United States v. 11 1/4 Dozen Packages of Articles Labeled in Part Mrs. Moffat's Shoo-Fly Powders for Drunkenness
|United States v. 11 1/4 Dozen Packages of Articles Labeled in Part Mrs. Moffat's Shoo-Fly Powders for Drunkenness|
|United States District Court for the Western District of New York|
|Full case name||United States v. 11 1/4 Dozen Packages of Articles Labeled in Part Mrs. Moffat's Shoo-Fly Powders for Drunkenness|
|Date decided||June 17, 1941|
|Citations||40 F. Supp. 208|
|Judge sitting||John Knight|
United States v. 11 1/4 Dozen Packages of Articles Labeled in Part Mrs. Moffat’s Shoo-Fly Powders for Drunkenness, 40 F. Supp. 208, was a 1941 US federal court case heard in the United States District Court for the Western District of New York, alleging the misbranding of a putative cure for alcohol intoxication. The action's unusual name results, in part, from the customs of cases with in rem jurisdiction, and refers to 135 packages of the containers used to hold the powder. This case was one of the first actions taken by the United States Food and Drug Administration.
Mrs. Moffat’s Shoo-Fly Powders for Drunkenness, manufactured by M. F. Groves' Son & Co., was a product popular in the 19th century, alleged to be an effective antidote for drunkenness. The powder was tartar emetic, antimony potassium tartrate, which induces vomiting. By 1939, the product was considered a Mickey Finn, and criminal convictions had been obtained for some sellers for selling unlabelled poisons.
In 1938, the United States passed the Federal Food, Drug, and Cosmetic Act, (FFDCA) which gave authority to the Food and Drug Administration to regulate the manufacture and sale of food, pharmaceuticals and cosmetics involved in interstate commerce. Most of the provisions of that Act took effect in 1940.
Legal case and opinion
The FDA seized the packages following their shipment from the manufacturer in Philadelphia to Buffalo, New York in November, 1940. On November 27, the United States Attorney for the Western District of New York filed suit in district court under the FFDCA.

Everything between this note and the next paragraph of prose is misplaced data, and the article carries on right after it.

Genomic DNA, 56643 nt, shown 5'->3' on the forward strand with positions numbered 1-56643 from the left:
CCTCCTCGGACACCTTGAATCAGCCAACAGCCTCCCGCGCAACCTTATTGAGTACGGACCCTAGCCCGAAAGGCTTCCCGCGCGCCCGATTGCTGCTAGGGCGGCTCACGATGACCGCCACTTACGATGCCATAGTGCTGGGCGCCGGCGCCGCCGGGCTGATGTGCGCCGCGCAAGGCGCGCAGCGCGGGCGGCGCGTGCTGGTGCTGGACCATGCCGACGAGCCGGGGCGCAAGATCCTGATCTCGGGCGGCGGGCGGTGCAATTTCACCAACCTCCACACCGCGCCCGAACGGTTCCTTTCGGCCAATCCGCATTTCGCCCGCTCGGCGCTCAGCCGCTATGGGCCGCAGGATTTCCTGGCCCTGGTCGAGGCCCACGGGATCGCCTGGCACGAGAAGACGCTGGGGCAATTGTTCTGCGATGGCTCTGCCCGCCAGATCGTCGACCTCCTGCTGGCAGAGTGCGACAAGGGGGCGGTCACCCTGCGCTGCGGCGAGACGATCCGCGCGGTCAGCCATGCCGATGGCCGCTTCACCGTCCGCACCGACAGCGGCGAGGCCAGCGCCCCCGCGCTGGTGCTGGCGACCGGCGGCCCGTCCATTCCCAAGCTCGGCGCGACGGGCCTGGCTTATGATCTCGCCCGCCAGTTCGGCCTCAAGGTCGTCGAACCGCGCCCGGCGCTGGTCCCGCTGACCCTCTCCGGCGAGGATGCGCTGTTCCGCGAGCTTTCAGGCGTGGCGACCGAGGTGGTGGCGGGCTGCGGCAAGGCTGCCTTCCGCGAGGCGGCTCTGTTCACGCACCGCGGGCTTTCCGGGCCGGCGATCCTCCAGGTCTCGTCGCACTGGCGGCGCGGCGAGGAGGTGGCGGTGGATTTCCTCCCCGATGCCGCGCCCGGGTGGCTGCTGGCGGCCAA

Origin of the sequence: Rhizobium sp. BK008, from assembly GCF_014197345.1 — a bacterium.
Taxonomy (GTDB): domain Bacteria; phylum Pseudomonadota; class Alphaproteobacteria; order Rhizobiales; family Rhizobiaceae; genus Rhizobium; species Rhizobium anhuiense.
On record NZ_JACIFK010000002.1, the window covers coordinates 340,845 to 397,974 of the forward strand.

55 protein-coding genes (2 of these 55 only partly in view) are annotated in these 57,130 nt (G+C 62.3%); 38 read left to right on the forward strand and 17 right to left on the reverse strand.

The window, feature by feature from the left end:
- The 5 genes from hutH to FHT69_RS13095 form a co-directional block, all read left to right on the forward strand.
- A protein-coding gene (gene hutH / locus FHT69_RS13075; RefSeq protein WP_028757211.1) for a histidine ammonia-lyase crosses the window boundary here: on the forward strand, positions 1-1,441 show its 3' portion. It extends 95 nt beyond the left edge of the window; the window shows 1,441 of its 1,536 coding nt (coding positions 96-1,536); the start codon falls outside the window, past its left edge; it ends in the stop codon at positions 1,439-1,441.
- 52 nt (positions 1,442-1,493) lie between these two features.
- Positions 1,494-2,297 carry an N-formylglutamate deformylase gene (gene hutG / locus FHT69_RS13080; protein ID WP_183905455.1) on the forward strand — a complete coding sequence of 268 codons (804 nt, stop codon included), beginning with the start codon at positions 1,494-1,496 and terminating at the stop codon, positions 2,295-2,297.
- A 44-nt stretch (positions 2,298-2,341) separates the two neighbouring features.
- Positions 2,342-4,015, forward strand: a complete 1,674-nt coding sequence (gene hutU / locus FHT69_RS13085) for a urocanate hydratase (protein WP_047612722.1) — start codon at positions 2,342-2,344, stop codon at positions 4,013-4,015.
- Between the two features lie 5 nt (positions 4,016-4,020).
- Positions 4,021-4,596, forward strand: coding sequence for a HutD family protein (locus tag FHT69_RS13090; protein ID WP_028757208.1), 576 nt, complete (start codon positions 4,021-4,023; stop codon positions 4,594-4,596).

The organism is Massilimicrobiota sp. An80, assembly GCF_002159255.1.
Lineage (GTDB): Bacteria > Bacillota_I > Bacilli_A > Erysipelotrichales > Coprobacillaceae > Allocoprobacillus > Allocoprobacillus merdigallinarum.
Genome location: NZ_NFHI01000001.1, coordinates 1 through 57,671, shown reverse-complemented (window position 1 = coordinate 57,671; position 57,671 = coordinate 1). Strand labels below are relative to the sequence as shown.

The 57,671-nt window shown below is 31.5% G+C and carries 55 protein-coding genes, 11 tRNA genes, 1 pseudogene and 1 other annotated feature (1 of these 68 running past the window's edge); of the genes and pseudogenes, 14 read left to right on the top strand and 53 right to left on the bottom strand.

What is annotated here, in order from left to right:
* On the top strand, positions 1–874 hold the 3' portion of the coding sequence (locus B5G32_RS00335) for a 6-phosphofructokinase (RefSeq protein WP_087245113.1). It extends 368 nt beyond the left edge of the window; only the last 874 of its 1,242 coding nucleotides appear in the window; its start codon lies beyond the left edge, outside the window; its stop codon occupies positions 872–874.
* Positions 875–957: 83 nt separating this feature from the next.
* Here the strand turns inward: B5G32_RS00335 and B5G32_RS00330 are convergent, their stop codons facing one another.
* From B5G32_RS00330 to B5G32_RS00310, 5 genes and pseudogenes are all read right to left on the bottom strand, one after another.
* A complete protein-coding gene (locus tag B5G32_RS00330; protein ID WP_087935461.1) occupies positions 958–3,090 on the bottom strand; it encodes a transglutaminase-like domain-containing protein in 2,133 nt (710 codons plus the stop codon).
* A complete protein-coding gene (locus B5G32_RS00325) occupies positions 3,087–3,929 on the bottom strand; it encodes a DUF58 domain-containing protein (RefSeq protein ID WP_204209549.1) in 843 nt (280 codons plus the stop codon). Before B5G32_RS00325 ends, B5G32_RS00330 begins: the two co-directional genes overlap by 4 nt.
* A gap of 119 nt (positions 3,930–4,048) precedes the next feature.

District Judge John Knight presided at trial. During the trial, the manufacturer was allowed to intervene in the case, and, during the trial, argued that the product had been sold for over 60 years, and despite annual sales of over 50,000 packages, no complaints had allegedly been received. The manufacturer's statements were stricken as hearsay.
A panel of five physicians testified to the toxicity and side-effects of tartar emetic, with the opinion summarizing their testimony in part:
"tartar emetic taken through the mouth irritates the lining of the stomach and intestines, produces various injurious effects on various other organs of the body; that it is cumulative in its effect; that when taken in increased doses it causes nausea, vomiting, diarrhea and retching; and after absorption affects the liver and kidneys and increases the heart rate; that through the loss of the control of the muscles of the stomach the vomitus may be swallowed causing pneumonia."
The court ruled that the phrase "for Drunkenness" suggested that the powder was a cure or antidote for alcohol intoxication, with the judge concluding:
"the articles in question are misbranded, since the labels thereon are false and misleading, because antimony and potassium tartrate in the dosage of 3.2 grains (the average in the articles analyzed) is not a "cure, mitigation or treatment" for drunkenness as purported to be and also that it is misbranded, because the use of the drug in the dosage of 3.2 grains is dangerous to health."
Another issue in the case was the question of whether the FFDCA, 21 U.S.C. § 352, required an intent to "deceive and defraud", Knight's ruling set a lasting precedent that such intent was not required to win condemnation under the Act.
The safety of the powders, argued in this case, has been further questioned, with at least one source wondering whether the rates of deaths attributed to liver failure and alcohol withdrawal during that era might have been due, instead, to the toxic effects of the product.
No antidote to inebriation was known to science until Ro15-4513 was developed (but not brought to market) in the 1980s.
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